The Politic: In the HIV/AIDS pandemic, how effective were the measures the U.S. took? What worked?

I would say that the measures we did take were largely successful. HIV/AIDS is a problem that has been with Swaziland for at least 25 or 30 years, its extent being the dubious distinction that Swaziland has the highest HIV prevalence in the world. We do not have American doctors or industries there but are rather working with Swazi institutions to serve the population. We have contributed money for purchasing medication, depending on what viruses prevailed. We helped bolster the Swazis’ ability to combat tuberculosis, which is often paired with HIV. We have provided training over the years, and we have raised people’s consciousness that this is a disease — they know how you can get it and what they can do about it. And the Swazis have tried a number of public information campaigns. Some were more successful than others, but at least today people know how you get it and how you can avoid getting it.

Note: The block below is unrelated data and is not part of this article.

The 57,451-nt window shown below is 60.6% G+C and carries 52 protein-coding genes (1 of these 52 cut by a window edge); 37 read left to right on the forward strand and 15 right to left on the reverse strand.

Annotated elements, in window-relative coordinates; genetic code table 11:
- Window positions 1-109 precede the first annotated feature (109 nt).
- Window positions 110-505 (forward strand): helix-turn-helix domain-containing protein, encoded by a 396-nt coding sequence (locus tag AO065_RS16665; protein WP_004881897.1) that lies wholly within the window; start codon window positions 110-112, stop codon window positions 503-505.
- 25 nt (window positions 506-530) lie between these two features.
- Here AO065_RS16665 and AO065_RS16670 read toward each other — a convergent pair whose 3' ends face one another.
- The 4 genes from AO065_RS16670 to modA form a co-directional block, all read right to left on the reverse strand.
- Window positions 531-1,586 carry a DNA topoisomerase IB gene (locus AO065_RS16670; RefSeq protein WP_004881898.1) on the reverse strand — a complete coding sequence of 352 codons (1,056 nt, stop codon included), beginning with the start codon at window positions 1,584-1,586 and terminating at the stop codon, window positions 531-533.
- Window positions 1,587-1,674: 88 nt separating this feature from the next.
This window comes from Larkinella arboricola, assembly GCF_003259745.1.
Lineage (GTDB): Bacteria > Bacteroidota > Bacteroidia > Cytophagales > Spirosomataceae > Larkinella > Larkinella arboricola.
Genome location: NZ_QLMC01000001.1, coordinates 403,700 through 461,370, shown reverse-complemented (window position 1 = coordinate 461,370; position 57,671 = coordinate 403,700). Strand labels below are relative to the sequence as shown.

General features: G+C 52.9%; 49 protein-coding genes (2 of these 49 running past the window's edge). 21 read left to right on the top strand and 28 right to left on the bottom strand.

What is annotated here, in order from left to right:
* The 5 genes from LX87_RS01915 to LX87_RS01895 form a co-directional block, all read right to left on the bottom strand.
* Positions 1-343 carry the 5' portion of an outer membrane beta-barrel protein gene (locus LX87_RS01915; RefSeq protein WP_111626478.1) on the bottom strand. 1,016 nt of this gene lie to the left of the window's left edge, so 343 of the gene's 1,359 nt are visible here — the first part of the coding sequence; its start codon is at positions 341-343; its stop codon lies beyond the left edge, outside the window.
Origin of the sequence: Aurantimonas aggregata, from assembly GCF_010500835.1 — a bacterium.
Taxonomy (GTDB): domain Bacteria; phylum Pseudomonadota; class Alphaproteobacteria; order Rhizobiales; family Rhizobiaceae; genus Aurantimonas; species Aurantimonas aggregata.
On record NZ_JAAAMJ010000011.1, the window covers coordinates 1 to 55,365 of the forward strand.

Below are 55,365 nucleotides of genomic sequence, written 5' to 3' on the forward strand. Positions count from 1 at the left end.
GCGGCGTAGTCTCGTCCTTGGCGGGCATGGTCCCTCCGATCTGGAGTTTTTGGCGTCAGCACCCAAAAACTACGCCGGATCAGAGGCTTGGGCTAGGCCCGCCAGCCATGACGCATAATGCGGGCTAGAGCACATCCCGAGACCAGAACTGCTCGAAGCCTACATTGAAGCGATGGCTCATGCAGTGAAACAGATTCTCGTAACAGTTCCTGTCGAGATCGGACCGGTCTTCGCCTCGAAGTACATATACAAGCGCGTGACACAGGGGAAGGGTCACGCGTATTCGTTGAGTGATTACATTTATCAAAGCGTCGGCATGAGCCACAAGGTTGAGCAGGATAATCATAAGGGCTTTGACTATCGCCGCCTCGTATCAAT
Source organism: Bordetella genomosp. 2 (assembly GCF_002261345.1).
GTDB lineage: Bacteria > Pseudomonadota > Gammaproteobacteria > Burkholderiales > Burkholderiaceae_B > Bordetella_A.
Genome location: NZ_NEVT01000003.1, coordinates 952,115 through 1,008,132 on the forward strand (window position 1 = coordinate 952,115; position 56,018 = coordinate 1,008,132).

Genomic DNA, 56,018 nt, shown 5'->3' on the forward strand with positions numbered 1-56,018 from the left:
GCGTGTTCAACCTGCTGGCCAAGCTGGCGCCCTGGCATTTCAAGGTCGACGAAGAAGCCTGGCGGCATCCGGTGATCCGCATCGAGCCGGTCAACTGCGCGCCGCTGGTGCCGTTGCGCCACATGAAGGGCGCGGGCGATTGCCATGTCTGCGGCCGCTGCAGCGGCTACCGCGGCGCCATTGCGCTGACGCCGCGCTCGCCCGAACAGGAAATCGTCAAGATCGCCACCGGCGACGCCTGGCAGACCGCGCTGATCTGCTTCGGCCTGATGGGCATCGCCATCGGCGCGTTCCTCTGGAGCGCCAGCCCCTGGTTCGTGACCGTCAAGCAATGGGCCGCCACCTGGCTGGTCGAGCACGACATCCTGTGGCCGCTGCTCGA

The odd and counterintuitive fact we have learned is that the prevalence, which in 2007 was estimated at 26 percent, is now apparently over 30 percent of the population infected. But that is not bad news. That means that there are people who were infected who are alive today, so in some sense people have come to the realization that tracking HIV is not necessarily precise. But a lot of work still has to be done. You have to understand the culture, what is culturally acceptable, and how you can work within that culture in order to help people survive the pandemic. We are still there. It is a program that reached about 40 million dollars a year, which, in a country with about a population of one million people, is a substantial investment.